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Identifying and managing seasonal exacerbations of COPD

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The advent of COVID has made it even more imperati The advent of COVID has made it even more imperative to identify and manage exacerbations of COPD

This article will explore the nature of acute exacerbations of chronic obstructive pulmonary disease (COPD), their identification, treatment and impact on patient management, and when they are most likely to occur.1 It will also discuss how this affects the patient experience of disease, and prevention strategies.

An acute exacerbation of COPD (AECOPD) is defined by GOLD as an acute worsening of respiratory symptoms that results in the need for additional therapy, and by NICE as a sustained worsening of the patient’s symptoms from their usual stable state which is beyond normal day-to-day variations, and is acute in onset. Commonly reported symptoms are worsening breathlessness, cough, increased sputum production and change in sputum colour. The change in these symptoms often necessitates a change in medication.2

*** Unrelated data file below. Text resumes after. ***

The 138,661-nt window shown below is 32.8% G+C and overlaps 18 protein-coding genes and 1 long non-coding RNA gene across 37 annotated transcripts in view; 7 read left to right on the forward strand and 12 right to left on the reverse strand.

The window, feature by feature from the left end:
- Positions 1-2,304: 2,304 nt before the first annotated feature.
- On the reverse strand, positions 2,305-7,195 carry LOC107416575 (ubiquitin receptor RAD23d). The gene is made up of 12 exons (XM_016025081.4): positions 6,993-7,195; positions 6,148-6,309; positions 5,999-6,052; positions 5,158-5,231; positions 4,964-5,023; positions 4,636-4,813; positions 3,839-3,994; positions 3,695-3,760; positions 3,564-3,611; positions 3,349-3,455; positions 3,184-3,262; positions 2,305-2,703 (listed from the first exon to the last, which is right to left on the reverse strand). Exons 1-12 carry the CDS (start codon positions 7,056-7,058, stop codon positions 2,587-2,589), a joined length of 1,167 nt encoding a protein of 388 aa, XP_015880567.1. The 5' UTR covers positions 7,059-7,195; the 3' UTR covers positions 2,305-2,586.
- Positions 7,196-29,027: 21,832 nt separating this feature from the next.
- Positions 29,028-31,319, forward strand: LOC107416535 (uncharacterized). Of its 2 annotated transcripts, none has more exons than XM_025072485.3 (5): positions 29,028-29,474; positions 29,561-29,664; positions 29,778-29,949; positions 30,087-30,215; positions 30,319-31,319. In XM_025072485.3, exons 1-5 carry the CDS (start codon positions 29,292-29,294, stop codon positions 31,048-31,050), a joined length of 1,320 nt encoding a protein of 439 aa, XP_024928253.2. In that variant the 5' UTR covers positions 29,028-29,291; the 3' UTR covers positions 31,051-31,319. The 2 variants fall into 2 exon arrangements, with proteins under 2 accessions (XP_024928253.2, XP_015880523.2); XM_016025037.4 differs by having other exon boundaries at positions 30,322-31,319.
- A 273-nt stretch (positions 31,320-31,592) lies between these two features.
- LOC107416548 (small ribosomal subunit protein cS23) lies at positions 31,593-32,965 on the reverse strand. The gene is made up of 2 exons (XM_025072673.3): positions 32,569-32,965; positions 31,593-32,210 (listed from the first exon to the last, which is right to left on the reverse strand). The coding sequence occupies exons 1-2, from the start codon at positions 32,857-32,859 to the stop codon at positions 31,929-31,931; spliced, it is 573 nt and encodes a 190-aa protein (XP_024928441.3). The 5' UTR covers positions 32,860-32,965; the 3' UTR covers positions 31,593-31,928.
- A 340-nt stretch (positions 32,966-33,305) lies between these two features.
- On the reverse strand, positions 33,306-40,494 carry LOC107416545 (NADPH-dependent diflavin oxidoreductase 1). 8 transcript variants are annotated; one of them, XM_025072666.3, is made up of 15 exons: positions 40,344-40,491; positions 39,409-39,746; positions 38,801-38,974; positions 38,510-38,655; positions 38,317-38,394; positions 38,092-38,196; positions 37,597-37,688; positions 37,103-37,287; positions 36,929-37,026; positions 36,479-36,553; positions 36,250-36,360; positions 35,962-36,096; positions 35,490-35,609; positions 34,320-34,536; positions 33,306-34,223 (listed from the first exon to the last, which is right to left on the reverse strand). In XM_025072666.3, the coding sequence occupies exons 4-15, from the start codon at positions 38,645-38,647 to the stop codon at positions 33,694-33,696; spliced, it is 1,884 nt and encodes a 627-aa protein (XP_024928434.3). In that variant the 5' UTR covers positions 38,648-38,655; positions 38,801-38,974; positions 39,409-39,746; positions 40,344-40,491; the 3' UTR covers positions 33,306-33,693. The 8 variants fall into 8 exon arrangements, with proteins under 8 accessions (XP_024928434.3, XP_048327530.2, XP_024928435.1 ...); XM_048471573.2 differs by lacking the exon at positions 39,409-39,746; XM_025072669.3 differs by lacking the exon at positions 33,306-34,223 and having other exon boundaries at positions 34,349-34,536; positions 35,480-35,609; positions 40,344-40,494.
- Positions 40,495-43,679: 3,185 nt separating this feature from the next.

Since the start of the COVID-19 pandemic, the identification and management of AECOPD has assumed even greater urgency and importance for those with COPD, their carers and clinicians. AECOPD are known to be caused by bacteria, viruses or air pollution/environmental factors. Respiratory viruses have clear seasonal patterns, and there is a marked seasonal pattern to AECOPD, with a twofold increase in incidence during winter months in temperate climates.1

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